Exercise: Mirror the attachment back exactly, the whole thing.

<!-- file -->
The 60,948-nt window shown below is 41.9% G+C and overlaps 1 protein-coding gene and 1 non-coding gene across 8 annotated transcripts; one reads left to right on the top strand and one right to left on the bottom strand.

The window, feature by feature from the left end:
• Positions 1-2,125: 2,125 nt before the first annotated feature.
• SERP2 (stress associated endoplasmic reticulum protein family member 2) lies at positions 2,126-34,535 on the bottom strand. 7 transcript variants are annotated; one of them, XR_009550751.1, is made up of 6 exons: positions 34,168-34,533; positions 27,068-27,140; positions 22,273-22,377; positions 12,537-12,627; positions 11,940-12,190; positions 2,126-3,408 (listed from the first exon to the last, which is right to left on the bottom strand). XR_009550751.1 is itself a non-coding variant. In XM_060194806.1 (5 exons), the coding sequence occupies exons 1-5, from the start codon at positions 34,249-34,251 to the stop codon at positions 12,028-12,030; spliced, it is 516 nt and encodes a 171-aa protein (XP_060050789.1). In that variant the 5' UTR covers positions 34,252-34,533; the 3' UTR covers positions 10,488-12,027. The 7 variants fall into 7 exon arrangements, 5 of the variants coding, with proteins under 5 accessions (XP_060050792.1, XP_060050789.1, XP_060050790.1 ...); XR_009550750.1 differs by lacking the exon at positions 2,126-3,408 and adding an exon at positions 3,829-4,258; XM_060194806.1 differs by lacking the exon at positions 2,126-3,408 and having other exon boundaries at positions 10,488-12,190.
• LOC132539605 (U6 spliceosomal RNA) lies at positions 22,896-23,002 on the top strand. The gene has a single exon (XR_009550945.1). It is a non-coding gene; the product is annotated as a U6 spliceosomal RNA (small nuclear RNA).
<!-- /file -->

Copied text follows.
The 60,948-nt window shown below is 41.9% G+C and overlaps 1 protein-coding gene and 1 non-coding gene across 8 annotated transcripts; one reads left to right on the top strand and one right to left on the bottom strand.

The window, feature by feature from the left end:
• Positions 1-2,125: 2,125 nt before the first annotated feature.
• SERP2 (stress associated endoplasmic reticulum protein family member 2) lies at positions 2,126-34,535 on the bottom strand. 7 transcript variants are annotated; one of them, XR_009550751.1, is made up of 6 exons: positions 34,168-34,533; positions 27,068-27,140; positions 22,273-22,377; positions 12,537-12,627; positions 11,940-12,190; positions 2,126-3,408 (listed from the first exon to the last, which is right to left on the bottom strand). XR_009550751.1 is itself a non-coding variant. In XM_060194806.1 (5 exons), the coding sequence occupies exons 1-5, from the start codon at positions 34,249-34,251 to the stop codon at positions 12,028-12,030; spliced, it is 516 nt and encodes a 171-aa protein (XP_060050789.1). In that variant the 5' UTR covers positions 34,252-34,533; the 3' UTR covers positions 10,488-12,027. The 7 variants fall into 7 exon arrangements, 5 of the variants coding, with proteins under 5 accessions (XP_060050792.1, XP_060050789.1, XP_060050790.1 ...); XR_009550750.1 differs by lacking the exon at positions 2,126-3,408 and adding an exon at positions 3,829-4,258; XM_060194806.1 differs by lacking the exon at positions 2,126-3,408 and having other exon boundaries at positions 10,488-12,190.
• LOC132539605 (U6 spliceosomal RNA) lies at positions 22,896-23,002 on the top strand. The gene has a single exon (XR_009550945.1). It is a non-coding gene; the product is annotated as a U6 spliceosomal RNA (small nuclear RNA).